Paying state death taxes before paying the IRS does not render an executor personally liable for estate taxes, provided the estate is not insolvent.

Singer v. Comm’r, T.C. Memo. 2016-48

At the time of his death, Melvin Sacks was legally married to Alvia Sacks but had been estranged from her for 25 years. His “longtime companion” was Lucille Atwell, with whom he jointly owned a brokerage account worth some $2 million. Atwell was the beneficiary of Sacks’ life insurance policies. Sacks also had a relationship with Joan Parker, with whom he jointly owned a residence in Bayside, New York. The property was purchased in July 1990, for $500,000, and Sacks provided the entire purchase price. He died the
next month.

Sacks died with a substantial unpaid income tax from various years in the 1980s and 1990, well over $1 million. As there were limited assets in the probate estate, the executor obtained a restraining order over the brokerage account. In March 1991 he also disaffirmed transfer of the residence to Parker. In November 1991 an estate tax return was filed reporting a taxable estate of $3,208,103 and an estate tax liability of $1,011,279. No taxes were paid at that time. In 1994 the IRS assessed an estate tax deficiency of $831,313.

The income tax problem was resolved in December 1994, when the IRS accepted the executor’s offer in compromise to pay $1 million to cover tax years from 1978 through 1990. The Surrogate’s Court authorized a release from the brokerage account, $1 million for the IRS and $28,000 to pay executor’s fees.

In 1997 Parker contributed $87,500 to the estate to pay her share of the estate taxes, and two grandchildren contributed $25,000 each. These amounts were forwarded to the IRS, but, even so, in February 1999 the outstanding amount due was more than $3 million, including interest and penalties.

The executor asked the Surrogate’s Court in April 1999 to release additional funds from the brokerage account: (1) $251,107 to the Estate of Alvia Sacks; (2) $446,772 to the IRS; and (3) $171,587 to the New York Department of Taxation. These amounts were paid. The IRS believed that payment to anyone other than itself was improper, and so issued a notice of fiduciary liability for $422,694 to the executor.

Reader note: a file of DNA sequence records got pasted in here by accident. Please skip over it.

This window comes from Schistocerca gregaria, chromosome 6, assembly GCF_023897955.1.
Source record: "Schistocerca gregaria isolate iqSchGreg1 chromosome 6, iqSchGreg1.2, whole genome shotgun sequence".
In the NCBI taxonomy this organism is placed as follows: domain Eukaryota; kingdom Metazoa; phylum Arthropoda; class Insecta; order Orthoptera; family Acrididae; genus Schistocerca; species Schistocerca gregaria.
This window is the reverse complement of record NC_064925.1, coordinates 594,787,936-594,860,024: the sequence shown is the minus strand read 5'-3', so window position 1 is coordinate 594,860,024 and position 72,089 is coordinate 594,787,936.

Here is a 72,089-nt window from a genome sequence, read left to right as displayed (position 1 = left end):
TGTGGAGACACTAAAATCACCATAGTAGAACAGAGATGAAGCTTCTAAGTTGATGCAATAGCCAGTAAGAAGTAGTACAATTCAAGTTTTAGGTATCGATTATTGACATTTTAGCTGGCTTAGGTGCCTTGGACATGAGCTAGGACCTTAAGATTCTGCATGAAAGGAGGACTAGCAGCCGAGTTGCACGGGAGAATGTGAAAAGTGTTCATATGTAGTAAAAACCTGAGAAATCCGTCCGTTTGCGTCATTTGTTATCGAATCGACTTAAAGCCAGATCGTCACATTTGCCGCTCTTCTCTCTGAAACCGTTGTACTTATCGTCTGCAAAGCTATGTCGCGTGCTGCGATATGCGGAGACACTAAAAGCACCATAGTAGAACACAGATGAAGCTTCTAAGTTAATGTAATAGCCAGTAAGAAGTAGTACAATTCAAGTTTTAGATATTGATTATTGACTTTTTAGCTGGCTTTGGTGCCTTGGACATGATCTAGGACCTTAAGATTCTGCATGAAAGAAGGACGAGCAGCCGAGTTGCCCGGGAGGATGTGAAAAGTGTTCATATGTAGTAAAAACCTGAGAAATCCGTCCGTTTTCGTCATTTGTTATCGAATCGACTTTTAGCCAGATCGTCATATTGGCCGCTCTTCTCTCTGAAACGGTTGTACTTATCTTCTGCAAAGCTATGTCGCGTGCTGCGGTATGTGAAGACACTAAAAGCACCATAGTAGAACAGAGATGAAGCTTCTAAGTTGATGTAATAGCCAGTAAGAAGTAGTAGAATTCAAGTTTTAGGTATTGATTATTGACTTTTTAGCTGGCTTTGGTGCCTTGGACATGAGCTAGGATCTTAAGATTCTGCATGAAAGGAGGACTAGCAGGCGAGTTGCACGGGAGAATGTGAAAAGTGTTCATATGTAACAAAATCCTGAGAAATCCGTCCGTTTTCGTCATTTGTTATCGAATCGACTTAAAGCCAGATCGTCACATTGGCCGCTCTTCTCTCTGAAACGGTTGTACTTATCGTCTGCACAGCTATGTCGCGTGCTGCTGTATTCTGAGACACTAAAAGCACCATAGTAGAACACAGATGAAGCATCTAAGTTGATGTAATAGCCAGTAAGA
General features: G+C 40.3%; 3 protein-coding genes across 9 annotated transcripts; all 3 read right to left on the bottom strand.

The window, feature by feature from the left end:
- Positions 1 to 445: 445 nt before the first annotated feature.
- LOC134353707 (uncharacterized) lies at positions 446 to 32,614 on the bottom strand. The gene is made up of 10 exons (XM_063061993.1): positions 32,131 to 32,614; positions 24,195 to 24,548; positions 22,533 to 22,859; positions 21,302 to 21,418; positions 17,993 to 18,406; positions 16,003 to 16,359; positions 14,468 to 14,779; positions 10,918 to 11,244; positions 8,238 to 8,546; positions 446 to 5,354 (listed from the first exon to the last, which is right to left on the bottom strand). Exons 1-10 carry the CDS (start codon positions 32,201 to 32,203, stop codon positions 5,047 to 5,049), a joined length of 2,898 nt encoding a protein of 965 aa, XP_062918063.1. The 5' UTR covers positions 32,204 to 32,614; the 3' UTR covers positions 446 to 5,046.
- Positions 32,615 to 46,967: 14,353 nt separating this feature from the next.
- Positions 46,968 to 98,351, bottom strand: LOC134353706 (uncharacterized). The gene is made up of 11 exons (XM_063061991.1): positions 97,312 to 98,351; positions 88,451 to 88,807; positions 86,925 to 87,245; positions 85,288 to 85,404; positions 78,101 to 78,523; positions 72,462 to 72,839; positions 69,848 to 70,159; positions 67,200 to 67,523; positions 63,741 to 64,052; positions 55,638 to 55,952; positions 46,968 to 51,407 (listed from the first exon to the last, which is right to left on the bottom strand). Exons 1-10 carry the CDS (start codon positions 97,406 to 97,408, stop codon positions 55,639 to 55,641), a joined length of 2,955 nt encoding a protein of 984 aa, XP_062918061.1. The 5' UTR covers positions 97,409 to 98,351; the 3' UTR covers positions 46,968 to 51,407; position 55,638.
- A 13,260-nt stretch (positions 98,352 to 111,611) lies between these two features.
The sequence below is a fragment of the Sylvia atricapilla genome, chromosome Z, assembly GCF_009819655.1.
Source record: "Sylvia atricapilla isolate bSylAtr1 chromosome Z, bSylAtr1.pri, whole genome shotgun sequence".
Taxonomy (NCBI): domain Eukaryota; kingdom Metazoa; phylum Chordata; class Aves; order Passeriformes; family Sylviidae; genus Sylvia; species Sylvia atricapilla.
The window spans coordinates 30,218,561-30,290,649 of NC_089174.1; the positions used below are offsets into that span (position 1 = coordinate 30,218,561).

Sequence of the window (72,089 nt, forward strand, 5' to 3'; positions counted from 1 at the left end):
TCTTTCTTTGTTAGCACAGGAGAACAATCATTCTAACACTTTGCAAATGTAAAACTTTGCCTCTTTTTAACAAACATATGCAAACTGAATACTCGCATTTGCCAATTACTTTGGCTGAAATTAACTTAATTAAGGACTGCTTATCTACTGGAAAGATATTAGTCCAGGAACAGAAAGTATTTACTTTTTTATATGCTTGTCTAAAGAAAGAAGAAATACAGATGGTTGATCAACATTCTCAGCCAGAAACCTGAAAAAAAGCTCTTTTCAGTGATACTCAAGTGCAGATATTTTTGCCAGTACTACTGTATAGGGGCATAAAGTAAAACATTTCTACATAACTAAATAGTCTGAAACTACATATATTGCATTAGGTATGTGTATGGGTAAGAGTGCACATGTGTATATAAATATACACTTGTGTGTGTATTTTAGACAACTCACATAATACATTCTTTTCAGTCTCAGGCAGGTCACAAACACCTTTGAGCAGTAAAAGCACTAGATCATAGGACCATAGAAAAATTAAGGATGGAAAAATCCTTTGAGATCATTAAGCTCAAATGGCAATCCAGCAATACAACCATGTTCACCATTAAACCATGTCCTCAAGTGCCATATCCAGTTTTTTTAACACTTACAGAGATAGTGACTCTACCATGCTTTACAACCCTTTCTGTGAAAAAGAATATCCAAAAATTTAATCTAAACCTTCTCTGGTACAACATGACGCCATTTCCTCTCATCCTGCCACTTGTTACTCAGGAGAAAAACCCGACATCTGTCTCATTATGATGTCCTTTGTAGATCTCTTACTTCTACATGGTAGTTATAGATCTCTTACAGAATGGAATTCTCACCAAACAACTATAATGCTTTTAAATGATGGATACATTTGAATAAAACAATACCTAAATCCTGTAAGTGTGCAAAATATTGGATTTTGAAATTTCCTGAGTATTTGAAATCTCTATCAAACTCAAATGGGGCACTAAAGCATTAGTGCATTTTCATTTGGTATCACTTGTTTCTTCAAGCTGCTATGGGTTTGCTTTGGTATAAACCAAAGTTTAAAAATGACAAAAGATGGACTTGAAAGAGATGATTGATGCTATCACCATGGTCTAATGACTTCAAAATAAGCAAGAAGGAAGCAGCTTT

The personal representative of an estate is personally liable for the unpaid claims of the United States to the extent of a distribution, “if the Government establishes the following: (1) The personal representative distributed assets of the estate; (2) the distribution rendered the estate insolvent; and (3) the distribution took place after the personal representative had notice of the Government’s claim” [Allen v. Commissioner, T.C. Memo. 1999-385]. The Tax Court held that the Sacks estate was not insolvent at the time of the distribution, because it continued to have claims against the transferees of nonprobate property for contributions to pay the estate tax. Therefore, the executor was not personally liable for the tax.



(June 2016)

© 2016 M.A. Co.  All rights reserved.


Settlement of gift tax dispute does not waive interest due on unpaid taxes.

Estate of Anthony La Sala v. Comm’r, T.C. Memo. 2016-42 

When he was 93, Anthony La Sala created ALS Family LLC to own and manage his wealth. He sold a 99% interest in the company to his daughter when he was 95 for a lifetime annuity of $913,986. In the exchange, the retained 1% was valued at $28,100, and the 99% at $2,781,900. The figures were arrived at by applying discounts to some of the fractional shares of closely held companies owned by ALSF. Anthony died after receiving one annuity payment.

On the estate tax return, the sale was treated as bona fide, so only the retained 1% was listed as an asset. The IRS felt that the discounts were too high, which meant that Anthony had overpaid for his annuity, and the Service also wanted to include the entire value of ALSF in the taxable estate under IRC §2036. The estate took the matter to the Tax Court, but a settlement was reached before trial began. The estate conceded that the discounts were too high, and the IRS conceded the legitimacy of the sale of the annuity. The excess value would be a taxable gift to the daughter. However, the stipulations did not identify the correct discounts or the amount of the taxable gift.

There was a change of personnel at the IRS, and negotiations resumed to finalize the numbers. Ultimately, the estate conceded a taxable gift of more than $1 million, triggering a gift tax of $235,207, and an estate tax obligation of $160,176. The executed decision document was silent on the matter of interest. Gift and estate tax returns were filed. On November 15 the estate sent the IRS a check for $230,838, covering the estate tax and interest. On November 18 a check was sent for the full amount of the gift tax, but without interest.

When the IRS processed the gift tax payment in January 2011, a late filing penalty of $52,922 was imposed; a late payment penalty of $58,802 was applied; and total interest due of $137,752 was calculated. A notice was sent to the executors, who no doubt thought that the IRS was reneging on their compromise. The estate asked for a hearing. The settlement officer abated the late filing and late payment penalties, and the interest on them, but refused to abate the interest on the gift tax itself.